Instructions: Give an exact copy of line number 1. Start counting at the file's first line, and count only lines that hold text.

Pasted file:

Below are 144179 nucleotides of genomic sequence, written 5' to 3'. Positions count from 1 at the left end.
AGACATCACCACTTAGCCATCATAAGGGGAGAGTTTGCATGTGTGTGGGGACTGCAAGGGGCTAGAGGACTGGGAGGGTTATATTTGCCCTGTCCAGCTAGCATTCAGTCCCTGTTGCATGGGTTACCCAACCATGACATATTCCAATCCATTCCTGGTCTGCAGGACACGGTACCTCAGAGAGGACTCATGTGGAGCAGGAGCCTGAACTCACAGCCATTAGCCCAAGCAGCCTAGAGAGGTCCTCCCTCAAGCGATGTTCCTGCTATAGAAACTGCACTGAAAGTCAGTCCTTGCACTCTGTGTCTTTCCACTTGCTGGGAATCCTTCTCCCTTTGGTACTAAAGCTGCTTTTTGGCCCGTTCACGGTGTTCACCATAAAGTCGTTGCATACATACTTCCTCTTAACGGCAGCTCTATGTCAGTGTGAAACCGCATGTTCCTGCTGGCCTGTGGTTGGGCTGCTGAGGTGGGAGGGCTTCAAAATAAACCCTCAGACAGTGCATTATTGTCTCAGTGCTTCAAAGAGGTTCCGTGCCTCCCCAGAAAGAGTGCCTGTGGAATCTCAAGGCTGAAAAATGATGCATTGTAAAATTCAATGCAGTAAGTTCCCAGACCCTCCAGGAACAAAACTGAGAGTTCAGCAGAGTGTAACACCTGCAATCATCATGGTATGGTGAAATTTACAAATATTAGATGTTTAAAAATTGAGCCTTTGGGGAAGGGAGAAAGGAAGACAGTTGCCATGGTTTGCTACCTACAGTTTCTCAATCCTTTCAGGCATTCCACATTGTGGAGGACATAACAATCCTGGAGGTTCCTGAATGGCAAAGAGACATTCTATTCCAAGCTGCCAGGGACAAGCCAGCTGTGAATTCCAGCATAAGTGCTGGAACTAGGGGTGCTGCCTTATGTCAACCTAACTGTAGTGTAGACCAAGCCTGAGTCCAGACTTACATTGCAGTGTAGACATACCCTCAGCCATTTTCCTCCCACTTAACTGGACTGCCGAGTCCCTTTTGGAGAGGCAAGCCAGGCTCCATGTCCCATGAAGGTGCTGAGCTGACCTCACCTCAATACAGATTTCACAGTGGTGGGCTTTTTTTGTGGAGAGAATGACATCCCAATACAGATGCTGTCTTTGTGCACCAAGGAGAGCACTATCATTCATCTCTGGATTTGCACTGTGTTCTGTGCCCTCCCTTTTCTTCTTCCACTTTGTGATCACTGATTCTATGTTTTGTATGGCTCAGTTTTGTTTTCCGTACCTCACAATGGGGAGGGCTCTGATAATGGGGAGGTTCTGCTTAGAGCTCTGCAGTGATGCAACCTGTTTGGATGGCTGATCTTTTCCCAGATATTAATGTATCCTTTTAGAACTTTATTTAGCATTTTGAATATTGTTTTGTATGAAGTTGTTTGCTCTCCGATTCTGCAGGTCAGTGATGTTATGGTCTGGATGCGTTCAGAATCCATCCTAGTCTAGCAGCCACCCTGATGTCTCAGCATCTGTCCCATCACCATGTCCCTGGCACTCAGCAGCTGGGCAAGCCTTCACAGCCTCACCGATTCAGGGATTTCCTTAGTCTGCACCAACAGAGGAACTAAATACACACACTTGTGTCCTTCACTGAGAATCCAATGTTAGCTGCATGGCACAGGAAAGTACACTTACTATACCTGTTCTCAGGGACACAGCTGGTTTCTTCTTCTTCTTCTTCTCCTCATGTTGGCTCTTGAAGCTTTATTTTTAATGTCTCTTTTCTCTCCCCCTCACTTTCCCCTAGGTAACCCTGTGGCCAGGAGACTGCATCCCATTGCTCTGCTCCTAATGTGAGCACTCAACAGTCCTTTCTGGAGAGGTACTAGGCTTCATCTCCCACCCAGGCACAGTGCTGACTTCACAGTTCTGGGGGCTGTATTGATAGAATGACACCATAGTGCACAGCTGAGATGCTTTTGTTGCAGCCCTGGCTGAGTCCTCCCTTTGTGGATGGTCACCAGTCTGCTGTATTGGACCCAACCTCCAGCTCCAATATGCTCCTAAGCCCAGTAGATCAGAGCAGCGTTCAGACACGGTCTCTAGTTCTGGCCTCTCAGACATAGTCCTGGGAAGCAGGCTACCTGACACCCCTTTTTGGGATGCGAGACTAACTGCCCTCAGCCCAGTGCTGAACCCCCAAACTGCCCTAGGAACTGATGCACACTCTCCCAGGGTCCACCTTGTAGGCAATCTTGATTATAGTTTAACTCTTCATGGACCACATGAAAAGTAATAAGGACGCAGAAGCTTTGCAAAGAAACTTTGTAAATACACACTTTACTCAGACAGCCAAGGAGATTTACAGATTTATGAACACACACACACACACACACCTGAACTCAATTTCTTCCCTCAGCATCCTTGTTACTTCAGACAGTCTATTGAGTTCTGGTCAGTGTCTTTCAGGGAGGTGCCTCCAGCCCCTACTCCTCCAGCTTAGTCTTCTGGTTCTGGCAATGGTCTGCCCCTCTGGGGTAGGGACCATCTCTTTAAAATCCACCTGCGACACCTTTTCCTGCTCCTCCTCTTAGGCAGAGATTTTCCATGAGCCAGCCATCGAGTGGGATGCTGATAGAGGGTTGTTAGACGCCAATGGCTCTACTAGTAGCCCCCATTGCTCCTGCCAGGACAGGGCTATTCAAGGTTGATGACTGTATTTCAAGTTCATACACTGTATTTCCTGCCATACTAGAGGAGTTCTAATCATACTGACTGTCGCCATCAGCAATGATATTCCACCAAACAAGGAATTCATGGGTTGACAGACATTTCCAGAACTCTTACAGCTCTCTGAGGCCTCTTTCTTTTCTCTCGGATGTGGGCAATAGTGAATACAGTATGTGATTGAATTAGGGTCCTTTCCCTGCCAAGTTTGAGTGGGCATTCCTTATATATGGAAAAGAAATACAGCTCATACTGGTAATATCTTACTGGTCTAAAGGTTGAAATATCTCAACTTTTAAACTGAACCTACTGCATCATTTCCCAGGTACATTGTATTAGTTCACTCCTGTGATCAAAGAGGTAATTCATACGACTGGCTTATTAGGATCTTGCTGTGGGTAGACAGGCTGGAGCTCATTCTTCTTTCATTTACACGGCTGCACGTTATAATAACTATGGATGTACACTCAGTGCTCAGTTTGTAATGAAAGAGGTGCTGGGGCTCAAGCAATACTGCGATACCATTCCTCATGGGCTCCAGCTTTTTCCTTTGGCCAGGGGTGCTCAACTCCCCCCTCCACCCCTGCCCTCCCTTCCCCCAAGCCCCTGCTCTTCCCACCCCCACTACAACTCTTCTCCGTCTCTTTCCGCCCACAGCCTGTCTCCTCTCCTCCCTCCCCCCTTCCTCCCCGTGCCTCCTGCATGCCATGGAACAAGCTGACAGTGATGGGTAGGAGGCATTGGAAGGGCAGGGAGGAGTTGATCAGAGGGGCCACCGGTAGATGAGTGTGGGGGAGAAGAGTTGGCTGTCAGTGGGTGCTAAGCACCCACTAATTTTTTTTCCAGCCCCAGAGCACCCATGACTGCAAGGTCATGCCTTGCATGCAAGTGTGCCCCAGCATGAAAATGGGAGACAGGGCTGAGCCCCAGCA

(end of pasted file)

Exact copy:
Below are 144179 nucleotides of genomic sequence, written 5' to 3'. Positions count from 1 at the left end.